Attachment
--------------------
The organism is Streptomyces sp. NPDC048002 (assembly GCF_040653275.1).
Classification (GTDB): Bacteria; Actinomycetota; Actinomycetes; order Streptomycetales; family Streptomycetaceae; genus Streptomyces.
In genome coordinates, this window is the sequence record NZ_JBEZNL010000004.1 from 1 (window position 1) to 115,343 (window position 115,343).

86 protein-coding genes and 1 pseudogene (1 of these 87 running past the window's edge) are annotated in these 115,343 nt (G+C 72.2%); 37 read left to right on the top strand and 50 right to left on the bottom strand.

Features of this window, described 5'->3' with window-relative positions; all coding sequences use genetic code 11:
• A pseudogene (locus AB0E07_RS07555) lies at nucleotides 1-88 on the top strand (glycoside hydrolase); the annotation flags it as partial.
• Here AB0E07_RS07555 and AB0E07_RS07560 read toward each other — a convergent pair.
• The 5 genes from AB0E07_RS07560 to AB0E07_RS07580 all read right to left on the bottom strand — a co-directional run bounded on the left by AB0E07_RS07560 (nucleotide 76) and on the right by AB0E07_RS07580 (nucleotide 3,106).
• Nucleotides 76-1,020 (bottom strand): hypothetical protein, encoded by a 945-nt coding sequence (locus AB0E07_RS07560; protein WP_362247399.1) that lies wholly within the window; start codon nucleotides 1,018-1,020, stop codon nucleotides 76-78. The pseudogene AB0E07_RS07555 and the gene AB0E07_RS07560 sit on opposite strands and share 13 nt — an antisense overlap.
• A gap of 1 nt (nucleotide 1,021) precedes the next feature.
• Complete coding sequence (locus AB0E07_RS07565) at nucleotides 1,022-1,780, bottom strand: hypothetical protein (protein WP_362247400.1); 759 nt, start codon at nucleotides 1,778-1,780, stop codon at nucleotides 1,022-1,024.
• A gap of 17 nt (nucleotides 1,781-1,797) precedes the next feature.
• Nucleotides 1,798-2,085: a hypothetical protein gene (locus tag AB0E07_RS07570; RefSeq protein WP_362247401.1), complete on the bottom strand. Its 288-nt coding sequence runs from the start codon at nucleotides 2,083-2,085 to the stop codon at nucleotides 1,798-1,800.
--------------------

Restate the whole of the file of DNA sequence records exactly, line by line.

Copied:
The organism is Streptomyces sp. NPDC048002 (assembly GCF_040653275.1).
Classification (GTDB): Bacteria; Actinomycetota; Actinomycetes; order Streptomycetales; family Streptomycetaceae; genus Streptomyces.
In genome coordinates, this window is the sequence record NZ_JBEZNL010000004.1 from 1 (window position 1) to 115,343 (window position 115,343).

86 protein-coding genes and 1 pseudogene (1 of these 87 running past the window's edge) are annotated in these 115,343 nt (G+C 72.2%); 37 read left to right on the top strand and 50 right to left on the bottom strand.

Features of this window, described 5'->3' with window-relative positions; all coding sequences use genetic code 11:
• A pseudogene (locus AB0E07_RS07555) lies at nucleotides 1-88 on the top strand (glycoside hydrolase); the annotation flags it as partial.
• Here AB0E07_RS07555 and AB0E07_RS07560 read toward each other — a convergent pair.
• The 5 genes from AB0E07_RS07560 to AB0E07_RS07580 all read right to left on the bottom strand — a co-directional run bounded on the left by AB0E07_RS07560 (nucleotide 76) and on the right by AB0E07_RS07580 (nucleotide 3,106).
• Nucleotides 76-1,020 (bottom strand): hypothetical protein, encoded by a 945-nt coding sequence (locus AB0E07_RS07560; protein WP_362247399.1) that lies wholly within the window; start codon nucleotides 1,018-1,020, stop codon nucleotides 76-78. The pseudogene AB0E07_RS07555 and the gene AB0E07_RS07560 sit on opposite strands and share 13 nt — an antisense overlap.
• A gap of 1 nt (nucleotide 1,021) precedes the next feature.
• Complete coding sequence (locus AB0E07_RS07565) at nucleotides 1,022-1,780, bottom strand: hypothetical protein (protein WP_362247400.1); 759 nt, start codon at nucleotides 1,778-1,780, stop codon at nucleotides 1,022-1,024.
• A gap of 17 nt (nucleotides 1,781-1,797) precedes the next feature.
• Nucleotides 1,798-2,085: a hypothetical protein gene (locus tag AB0E07_RS07570; RefSeq protein WP_362247401.1), complete on the bottom strand. Its 288-nt coding sequence runs from the start codon at nucleotides 2,083-2,085 to the stop codon at nucleotides 1,798-1,800.